Missed the original article by Douglas Alexander in the Guardian, but he argues that 2010 will be the word of mouth election, all about people talking politics to one another and convincing friends etc to vote, perhaps, and further vote for a particualr party. it is a theory, though his claim that "elections have always been won by getting out there and talking to people" may actually be less and less accurate over recent years. True it may be that doorstep campaigning wins over far more voters than a television advertisement (party/political election broadcasts are nothing more than this), as may long term communication within constituencies from their MPs, but whether people talk politics unprompted is questionable.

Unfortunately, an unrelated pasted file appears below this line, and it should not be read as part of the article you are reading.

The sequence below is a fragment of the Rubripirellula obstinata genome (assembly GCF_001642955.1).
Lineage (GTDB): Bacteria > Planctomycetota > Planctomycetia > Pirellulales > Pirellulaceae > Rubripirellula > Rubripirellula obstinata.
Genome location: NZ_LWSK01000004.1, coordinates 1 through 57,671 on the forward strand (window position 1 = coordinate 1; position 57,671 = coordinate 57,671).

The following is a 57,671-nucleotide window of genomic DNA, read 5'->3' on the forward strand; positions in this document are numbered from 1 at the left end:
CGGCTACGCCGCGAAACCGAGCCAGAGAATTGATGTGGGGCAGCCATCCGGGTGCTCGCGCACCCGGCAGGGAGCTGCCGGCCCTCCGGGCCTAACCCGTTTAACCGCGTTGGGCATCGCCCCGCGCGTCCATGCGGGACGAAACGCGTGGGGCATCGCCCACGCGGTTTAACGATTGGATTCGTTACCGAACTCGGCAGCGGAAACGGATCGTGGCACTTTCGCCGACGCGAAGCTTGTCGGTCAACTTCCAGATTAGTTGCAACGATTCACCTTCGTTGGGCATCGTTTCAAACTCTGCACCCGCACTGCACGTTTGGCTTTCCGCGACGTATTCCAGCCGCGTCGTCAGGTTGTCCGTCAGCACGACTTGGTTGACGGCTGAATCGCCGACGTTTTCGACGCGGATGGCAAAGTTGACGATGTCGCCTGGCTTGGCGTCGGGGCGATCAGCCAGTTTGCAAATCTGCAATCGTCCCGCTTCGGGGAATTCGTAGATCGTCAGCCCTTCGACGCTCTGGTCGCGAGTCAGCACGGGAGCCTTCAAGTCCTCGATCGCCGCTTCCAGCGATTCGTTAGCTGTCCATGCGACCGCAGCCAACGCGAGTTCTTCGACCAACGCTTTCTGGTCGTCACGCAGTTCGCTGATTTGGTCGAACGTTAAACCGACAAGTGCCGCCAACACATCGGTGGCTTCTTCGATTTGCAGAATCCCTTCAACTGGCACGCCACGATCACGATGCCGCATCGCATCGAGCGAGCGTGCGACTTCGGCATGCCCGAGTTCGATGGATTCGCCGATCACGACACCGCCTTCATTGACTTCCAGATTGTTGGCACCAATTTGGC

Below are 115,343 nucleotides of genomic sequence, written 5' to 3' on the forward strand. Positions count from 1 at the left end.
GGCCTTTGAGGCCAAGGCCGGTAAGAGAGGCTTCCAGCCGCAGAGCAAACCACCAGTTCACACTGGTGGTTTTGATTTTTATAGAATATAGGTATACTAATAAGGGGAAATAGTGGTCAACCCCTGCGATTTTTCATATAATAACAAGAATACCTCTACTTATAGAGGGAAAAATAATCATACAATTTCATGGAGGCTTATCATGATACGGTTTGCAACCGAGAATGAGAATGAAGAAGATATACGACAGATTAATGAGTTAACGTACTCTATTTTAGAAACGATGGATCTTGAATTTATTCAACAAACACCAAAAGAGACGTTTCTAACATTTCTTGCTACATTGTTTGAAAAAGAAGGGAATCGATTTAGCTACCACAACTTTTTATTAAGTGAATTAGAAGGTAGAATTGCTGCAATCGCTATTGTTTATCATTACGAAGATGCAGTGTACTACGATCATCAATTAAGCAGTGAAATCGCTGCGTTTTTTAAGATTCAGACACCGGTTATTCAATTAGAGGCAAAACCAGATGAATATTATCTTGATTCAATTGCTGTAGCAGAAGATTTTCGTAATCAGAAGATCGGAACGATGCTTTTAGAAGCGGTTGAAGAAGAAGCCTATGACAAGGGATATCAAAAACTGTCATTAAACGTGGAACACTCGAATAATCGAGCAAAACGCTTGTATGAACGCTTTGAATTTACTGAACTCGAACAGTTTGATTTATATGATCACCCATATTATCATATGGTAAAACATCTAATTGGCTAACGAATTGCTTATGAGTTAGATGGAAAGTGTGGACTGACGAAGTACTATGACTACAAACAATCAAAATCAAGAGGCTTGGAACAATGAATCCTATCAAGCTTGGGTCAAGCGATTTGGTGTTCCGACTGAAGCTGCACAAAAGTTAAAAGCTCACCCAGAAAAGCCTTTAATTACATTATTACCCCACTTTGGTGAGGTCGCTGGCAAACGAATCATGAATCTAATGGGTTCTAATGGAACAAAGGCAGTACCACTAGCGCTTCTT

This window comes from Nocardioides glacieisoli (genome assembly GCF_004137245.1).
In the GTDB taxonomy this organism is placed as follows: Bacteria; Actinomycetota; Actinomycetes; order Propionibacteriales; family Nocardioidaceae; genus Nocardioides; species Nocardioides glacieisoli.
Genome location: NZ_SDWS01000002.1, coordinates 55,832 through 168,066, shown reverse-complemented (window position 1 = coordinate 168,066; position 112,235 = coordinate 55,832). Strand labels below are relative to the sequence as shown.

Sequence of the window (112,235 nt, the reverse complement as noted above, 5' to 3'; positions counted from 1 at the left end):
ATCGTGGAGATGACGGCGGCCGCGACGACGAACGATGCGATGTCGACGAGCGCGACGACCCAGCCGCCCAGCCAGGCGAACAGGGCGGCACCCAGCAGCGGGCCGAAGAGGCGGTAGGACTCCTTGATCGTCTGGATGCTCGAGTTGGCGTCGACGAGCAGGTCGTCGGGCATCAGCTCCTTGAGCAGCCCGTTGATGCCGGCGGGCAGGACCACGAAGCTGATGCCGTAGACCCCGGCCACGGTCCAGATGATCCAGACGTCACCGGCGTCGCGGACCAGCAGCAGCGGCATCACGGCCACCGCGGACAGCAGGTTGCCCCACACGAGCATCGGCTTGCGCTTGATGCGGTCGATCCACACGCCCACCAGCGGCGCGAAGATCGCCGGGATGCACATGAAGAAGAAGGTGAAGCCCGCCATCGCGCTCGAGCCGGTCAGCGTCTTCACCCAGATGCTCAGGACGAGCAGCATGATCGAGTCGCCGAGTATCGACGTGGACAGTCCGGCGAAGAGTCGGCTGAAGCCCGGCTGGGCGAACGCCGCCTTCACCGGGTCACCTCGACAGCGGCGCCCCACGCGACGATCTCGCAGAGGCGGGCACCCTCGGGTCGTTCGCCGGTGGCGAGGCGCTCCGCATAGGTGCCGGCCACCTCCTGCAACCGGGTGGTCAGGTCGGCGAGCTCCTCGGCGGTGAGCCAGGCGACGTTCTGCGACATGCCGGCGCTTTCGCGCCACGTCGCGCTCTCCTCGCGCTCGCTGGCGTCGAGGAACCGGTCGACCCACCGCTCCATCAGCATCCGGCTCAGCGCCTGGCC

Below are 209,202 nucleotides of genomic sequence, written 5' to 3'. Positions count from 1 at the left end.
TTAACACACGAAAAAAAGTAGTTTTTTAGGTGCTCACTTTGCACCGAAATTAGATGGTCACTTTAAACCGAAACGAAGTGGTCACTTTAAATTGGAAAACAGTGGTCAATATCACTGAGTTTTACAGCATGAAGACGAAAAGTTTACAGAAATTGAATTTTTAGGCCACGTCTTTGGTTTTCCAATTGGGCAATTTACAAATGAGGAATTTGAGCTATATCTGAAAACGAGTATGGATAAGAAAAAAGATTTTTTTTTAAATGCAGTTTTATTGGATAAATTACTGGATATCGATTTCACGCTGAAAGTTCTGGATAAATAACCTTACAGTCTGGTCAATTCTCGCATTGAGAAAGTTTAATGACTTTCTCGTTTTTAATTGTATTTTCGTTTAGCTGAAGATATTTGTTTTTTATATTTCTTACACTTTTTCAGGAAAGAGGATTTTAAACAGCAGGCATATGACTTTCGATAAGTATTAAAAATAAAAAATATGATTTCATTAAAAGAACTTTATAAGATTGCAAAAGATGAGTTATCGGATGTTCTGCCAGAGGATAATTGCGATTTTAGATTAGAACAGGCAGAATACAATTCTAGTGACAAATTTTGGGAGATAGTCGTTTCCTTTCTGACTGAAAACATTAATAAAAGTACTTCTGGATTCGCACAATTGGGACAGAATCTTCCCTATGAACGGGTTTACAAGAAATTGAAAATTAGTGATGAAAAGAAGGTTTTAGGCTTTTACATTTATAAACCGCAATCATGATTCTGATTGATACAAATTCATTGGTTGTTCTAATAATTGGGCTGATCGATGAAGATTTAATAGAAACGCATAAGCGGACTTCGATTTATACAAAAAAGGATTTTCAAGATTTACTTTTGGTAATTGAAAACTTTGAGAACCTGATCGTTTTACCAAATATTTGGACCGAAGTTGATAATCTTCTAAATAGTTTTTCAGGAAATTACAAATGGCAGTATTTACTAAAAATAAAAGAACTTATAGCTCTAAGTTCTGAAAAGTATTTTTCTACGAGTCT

But actually Douglas Alexander is talking about 'word of mouse' in 2010 or he seems to be veering that way in the video, he wants people to contact friends and tell why they should vote Labour - extended the change we see message via the keyboard and mouse. Oddly though, the email going out to Labour list members does not reinforce the message of contributing to the campaign but receiving. The invites are then about signing up to the party Twitter feed, becoming a fan on Facebook or getting the iPhone app - this enables the party to communicate to you and does not automatically mean involvement. The idea of word of mouth online is a good one, while donating your Facebook status to a party (as was allowed during the 2008 US presidential campaign) may not win votes, an endorsement from a friend just might. But will they actually encourage public endorsements, from members or supporters, by word of mouse? Politics is still something that some are very reluctant to talk about, especially party politics. Also it may not be cool to be into politics, let alone to support a party, and can support for any of the current parties in any way be spun as cool? It is an idea though and as a mobilisation tool a good one, provided there are more like those who currently cheerlead for Labour on Twitter (see @bevaniteellie as one very vocal example).